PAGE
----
Newcastle gave Arsenal their first defeat of the season in Premier League with a 1 – 0 home victory on Saturday, thanks to a controversial second-half goal by Anthony Gordon in the 64th minute that stood after a lengthy VAR review.
For the first time in 64 minutes, Arsenal’s exceptional defense erred. Gabriel made a mess of dealing with a Newcastle long ball, the ball breaking to Jacob Murphy, whose low shot seemed to be drifting out of play. It may well have but Joe Willock chased that lost cause. Neither Ben White, William Saliba nor Jorginho moved to close down the Newcastle substitute, though the latter was pointing at the danger. No one closed down their man and Willock lobbed a cross to the back post, one misjudged by David Raya, whose swing of a glove connected only with the driving rain of a northeast night.
Joelinton rose above Gabriel but his header deflected off the defender’s back. On hand to stab the ball home was Gordon. What followed was four minutes, six seconds of agony for anyone, whether they had a rooting stake in the game or not. Surely the VAR officials could just get on with it? Then again, there was a lot to check.
Had the ball gone out of play before Willock controlled it? There was simply no available evidence to judge for certain. From the only angle shone on the broadcast, it looked like the ball had rolled out but, a reminder for those who forgot Japan knocking Spain out of the World Cup, a football is a sphere. It might look out from one angle but unless that one comes from down the line, there is no way of knowing.
Then came Joelinton’s jumping with two arms into the back of Gabriel. Such challenges have been given as fouls before but Stuart Attwell had seen it and there was no overwhelming angle that suggested undue force from the Newcastle midfielder. There then seemed a distinct possibility that Gordon was ahead of Raya and therefore offside. The absence of any lines gave it away. VAR Andy Madley and his assistant Stuart Burt could not find a camera from which to make a conclusive decision.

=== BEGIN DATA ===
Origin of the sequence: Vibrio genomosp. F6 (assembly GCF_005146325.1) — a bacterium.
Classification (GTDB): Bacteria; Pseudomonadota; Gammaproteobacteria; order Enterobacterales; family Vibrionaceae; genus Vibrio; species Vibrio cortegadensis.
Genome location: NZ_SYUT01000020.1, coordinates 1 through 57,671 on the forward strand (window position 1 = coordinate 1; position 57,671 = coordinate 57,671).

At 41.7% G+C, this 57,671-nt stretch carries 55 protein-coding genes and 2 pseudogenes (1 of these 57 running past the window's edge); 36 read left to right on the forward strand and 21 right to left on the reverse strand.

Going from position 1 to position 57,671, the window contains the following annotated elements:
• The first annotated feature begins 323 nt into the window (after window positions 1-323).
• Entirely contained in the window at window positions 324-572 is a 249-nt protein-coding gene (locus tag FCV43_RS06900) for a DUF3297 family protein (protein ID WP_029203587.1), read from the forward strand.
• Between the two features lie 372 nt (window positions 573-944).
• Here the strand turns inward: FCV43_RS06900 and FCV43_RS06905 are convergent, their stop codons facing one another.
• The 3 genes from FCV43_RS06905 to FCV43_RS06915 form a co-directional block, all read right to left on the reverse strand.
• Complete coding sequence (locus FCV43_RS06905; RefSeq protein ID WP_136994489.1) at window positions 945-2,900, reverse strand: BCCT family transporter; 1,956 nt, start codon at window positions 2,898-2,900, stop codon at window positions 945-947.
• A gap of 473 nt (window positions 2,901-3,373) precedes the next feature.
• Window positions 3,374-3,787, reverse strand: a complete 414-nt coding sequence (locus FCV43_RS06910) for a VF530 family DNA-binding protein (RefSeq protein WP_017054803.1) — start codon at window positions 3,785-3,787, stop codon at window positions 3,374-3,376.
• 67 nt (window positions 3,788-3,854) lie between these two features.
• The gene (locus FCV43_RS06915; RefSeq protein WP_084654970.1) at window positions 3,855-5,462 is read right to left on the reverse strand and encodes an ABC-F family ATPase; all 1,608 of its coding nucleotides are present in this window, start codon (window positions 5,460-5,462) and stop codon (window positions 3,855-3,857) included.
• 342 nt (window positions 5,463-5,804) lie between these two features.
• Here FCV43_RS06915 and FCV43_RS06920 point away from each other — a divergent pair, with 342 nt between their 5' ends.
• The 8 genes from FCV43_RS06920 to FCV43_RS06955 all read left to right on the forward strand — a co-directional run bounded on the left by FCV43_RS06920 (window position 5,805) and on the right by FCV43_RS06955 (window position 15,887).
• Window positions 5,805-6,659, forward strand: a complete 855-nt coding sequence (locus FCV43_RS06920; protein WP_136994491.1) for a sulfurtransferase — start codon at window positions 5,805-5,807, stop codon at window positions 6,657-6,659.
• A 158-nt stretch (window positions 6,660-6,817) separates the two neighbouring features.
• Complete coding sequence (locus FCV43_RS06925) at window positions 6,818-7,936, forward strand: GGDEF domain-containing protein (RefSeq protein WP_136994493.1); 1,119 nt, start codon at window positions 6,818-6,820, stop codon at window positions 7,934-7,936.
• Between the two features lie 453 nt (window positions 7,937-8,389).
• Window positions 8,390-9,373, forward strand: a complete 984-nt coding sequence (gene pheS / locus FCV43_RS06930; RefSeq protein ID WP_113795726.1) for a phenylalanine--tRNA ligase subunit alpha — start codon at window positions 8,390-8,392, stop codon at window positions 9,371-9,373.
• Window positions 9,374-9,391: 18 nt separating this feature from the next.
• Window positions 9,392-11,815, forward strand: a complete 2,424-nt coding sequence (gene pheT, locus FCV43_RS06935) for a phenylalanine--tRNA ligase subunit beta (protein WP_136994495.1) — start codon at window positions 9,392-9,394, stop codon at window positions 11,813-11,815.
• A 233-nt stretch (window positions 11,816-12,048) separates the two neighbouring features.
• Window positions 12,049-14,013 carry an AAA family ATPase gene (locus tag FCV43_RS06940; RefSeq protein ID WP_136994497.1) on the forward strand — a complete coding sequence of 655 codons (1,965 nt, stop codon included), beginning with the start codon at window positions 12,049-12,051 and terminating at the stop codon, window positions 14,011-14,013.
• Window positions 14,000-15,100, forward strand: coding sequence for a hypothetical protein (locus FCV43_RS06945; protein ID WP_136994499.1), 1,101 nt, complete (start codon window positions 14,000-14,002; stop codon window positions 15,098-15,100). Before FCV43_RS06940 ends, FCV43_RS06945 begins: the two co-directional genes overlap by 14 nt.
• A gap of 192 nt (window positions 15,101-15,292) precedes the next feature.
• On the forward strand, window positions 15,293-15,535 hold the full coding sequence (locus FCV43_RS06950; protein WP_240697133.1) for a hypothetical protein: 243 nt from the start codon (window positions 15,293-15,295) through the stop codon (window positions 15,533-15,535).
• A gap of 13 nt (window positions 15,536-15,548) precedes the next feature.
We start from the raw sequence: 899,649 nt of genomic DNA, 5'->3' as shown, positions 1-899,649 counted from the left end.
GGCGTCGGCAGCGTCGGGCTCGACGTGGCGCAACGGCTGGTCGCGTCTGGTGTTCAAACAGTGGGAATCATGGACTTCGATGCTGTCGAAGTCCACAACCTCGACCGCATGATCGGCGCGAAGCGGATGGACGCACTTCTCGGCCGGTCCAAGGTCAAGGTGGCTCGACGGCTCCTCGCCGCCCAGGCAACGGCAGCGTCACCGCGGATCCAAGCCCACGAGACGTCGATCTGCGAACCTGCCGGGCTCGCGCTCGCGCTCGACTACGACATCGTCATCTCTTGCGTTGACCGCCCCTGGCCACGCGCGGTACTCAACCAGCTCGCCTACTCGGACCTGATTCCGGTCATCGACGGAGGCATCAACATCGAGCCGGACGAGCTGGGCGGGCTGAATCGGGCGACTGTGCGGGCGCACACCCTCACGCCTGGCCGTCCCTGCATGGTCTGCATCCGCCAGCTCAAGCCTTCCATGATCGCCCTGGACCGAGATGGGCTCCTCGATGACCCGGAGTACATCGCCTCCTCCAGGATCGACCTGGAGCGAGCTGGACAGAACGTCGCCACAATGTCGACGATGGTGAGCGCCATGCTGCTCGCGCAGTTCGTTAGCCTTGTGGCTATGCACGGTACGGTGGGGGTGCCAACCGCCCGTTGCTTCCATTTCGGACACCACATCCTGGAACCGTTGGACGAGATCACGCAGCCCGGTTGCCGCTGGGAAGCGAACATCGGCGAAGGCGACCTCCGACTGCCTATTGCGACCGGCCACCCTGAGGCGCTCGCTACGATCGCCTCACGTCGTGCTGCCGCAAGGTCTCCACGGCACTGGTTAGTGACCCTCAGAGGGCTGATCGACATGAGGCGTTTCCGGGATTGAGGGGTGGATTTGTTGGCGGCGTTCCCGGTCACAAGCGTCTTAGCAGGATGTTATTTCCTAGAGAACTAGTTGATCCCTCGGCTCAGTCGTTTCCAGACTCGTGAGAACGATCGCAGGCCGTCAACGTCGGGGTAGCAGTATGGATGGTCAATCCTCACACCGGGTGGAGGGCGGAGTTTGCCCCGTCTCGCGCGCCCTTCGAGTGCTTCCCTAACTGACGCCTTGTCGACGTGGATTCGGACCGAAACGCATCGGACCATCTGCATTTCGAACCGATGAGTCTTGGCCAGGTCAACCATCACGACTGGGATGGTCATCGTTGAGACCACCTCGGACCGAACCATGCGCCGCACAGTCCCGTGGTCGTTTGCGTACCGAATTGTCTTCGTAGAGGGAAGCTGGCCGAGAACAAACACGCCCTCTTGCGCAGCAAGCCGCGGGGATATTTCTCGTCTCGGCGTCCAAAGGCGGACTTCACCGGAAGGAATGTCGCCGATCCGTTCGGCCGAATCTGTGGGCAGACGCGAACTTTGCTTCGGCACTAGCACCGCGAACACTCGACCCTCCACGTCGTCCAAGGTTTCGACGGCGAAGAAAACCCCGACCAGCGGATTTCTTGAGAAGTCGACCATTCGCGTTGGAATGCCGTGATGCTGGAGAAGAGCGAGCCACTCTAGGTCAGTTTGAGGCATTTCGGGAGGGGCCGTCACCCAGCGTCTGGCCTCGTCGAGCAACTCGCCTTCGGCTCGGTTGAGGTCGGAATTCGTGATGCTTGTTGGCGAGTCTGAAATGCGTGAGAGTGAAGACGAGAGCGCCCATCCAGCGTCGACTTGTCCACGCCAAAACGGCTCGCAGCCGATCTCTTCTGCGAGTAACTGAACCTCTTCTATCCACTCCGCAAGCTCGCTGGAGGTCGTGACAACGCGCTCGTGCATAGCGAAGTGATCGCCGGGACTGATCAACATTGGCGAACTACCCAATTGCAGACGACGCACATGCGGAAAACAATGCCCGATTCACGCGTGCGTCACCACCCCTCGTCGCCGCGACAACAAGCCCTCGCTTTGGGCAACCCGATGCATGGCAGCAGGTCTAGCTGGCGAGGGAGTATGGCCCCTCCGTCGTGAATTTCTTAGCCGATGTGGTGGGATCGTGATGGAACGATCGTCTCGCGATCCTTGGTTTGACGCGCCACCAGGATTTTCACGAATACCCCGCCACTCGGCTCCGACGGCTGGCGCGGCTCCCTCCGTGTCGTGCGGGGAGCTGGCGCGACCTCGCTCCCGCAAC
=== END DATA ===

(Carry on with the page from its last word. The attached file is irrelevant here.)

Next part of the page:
The ball might have been out of play. Joelinton might have been too forceful. Gordon might have been offside. Ultimately, however, VAR found no conclusive evidence that proved the goal could not stand. In such circumstances, there is only one fair course of action, no matter how apoplectic Mikel Arteta and his players might feel.
“We have to talk about how the hell this goal stood,” he said. “I feel embarrassed. I have to be the one coming here to try to defend the club and ask for help. It’s an absolute disgrace that this goal is allowed.
“It’s not a goal for more than one reason. There’s too much at stake. We put in so much effort. It’s so difficult to compete at this level. I’ve been more than 20 years in this country. This is nowhere near the level to describe this as the best league in the world.”
Arteta would continue to rage and understandably so. In that final sentence, he perhaps hit the crux of the issue. Why were there so many moments in Gordon’s goal where VAR was in the dark? When Kaoru Mitoma just kept the ball in for Japan against Spain, FIFA was swiftly able to offer decisive proof. Would a semi-automated offside system have established whether Gordon was offside? The clubs had opted not even to vote on introducing it in the summer, in the belief that the technology may become outdated in the years to come. If any league can afford to keep up with the march of technology, it is the one that takes in £10 billion in broadcast revenue.